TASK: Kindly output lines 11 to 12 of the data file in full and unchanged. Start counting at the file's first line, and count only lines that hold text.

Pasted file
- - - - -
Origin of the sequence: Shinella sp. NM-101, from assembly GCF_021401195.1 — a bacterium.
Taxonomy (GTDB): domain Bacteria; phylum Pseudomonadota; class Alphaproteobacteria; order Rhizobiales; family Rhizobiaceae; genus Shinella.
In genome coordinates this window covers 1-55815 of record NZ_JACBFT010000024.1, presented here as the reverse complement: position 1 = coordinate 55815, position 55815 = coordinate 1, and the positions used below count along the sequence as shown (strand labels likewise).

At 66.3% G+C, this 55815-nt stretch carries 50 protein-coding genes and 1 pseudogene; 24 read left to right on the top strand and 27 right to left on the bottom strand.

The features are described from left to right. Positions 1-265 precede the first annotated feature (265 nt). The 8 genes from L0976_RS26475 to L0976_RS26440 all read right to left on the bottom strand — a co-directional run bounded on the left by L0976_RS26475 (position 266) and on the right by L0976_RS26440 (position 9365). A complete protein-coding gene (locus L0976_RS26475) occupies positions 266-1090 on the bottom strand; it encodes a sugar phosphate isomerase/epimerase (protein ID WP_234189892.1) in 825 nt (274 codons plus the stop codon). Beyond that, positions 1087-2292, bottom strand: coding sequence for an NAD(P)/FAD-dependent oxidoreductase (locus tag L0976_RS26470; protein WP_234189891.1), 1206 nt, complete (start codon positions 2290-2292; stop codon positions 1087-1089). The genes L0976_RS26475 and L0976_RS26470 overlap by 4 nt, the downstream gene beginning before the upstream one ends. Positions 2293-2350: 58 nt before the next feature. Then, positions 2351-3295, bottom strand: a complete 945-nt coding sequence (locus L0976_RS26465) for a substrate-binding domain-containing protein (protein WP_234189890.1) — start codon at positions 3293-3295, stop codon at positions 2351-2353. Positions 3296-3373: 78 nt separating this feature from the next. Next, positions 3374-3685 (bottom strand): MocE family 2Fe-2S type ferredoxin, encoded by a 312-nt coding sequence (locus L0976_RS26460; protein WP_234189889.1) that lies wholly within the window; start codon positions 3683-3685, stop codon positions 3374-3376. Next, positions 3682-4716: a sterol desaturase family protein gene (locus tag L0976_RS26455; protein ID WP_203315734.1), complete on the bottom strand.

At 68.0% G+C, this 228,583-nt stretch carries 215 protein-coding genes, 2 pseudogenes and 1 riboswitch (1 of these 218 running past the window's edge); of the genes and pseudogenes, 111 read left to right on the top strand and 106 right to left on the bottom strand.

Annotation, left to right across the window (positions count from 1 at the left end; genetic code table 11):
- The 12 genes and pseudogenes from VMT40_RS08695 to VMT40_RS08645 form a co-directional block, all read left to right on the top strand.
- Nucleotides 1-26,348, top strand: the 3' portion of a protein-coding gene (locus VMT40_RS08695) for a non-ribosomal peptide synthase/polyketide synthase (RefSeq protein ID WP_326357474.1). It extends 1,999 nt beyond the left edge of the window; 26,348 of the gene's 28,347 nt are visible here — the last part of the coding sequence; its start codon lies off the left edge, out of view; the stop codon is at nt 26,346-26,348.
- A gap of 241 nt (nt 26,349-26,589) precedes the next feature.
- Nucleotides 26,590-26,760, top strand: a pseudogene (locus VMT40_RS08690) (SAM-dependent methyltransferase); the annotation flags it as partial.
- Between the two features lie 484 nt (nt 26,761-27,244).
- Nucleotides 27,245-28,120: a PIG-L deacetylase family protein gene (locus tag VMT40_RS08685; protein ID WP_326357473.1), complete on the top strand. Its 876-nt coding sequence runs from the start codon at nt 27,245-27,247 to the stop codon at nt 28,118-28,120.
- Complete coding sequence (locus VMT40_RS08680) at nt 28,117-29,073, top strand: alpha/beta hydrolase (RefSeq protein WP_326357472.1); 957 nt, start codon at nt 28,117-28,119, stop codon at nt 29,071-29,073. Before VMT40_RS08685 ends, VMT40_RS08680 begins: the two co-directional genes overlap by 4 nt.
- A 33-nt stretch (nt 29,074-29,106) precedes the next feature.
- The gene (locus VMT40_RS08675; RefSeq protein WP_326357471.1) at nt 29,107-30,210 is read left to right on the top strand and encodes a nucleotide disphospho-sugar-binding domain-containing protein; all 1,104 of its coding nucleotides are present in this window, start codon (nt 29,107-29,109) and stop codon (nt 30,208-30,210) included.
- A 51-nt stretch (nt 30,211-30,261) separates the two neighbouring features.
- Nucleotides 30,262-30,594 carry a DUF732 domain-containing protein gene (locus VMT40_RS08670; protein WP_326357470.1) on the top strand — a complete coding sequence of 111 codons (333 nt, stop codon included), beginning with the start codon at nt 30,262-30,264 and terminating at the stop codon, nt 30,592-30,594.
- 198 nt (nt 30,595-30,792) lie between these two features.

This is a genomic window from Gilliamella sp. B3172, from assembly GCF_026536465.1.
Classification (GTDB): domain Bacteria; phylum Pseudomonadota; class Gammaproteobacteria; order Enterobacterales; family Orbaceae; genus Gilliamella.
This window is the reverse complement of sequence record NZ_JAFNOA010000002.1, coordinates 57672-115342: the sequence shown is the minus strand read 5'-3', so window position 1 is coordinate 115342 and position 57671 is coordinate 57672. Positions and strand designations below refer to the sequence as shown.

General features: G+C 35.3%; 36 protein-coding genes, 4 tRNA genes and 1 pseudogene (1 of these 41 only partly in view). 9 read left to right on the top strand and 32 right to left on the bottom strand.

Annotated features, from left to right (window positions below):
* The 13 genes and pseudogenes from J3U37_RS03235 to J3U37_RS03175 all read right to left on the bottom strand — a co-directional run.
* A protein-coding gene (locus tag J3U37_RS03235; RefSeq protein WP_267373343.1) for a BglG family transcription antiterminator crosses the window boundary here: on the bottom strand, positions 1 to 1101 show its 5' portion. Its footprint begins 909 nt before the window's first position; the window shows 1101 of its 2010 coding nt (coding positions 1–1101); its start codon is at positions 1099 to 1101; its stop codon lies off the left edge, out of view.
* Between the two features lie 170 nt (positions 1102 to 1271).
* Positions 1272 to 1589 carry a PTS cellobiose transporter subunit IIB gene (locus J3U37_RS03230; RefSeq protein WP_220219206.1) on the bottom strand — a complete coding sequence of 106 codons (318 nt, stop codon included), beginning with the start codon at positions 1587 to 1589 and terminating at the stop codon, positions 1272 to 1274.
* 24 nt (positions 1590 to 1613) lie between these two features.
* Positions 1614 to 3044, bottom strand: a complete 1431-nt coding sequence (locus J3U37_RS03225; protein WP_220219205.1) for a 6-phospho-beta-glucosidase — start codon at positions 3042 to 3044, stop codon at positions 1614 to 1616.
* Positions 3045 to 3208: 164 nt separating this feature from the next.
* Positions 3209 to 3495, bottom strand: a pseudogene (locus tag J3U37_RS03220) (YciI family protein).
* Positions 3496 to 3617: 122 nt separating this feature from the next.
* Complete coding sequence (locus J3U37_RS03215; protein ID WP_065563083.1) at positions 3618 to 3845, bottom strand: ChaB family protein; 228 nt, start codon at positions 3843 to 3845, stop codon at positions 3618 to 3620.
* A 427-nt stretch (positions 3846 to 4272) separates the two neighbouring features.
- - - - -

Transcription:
- Nucleotides 26,590-26,760, top strand: a pseudogene (locus VMT40_RS08690) (SAM-dependent methyltransferase); the annotation flags it as partial.
- Between the two features lie 484 nt (nt 26,761-27,244).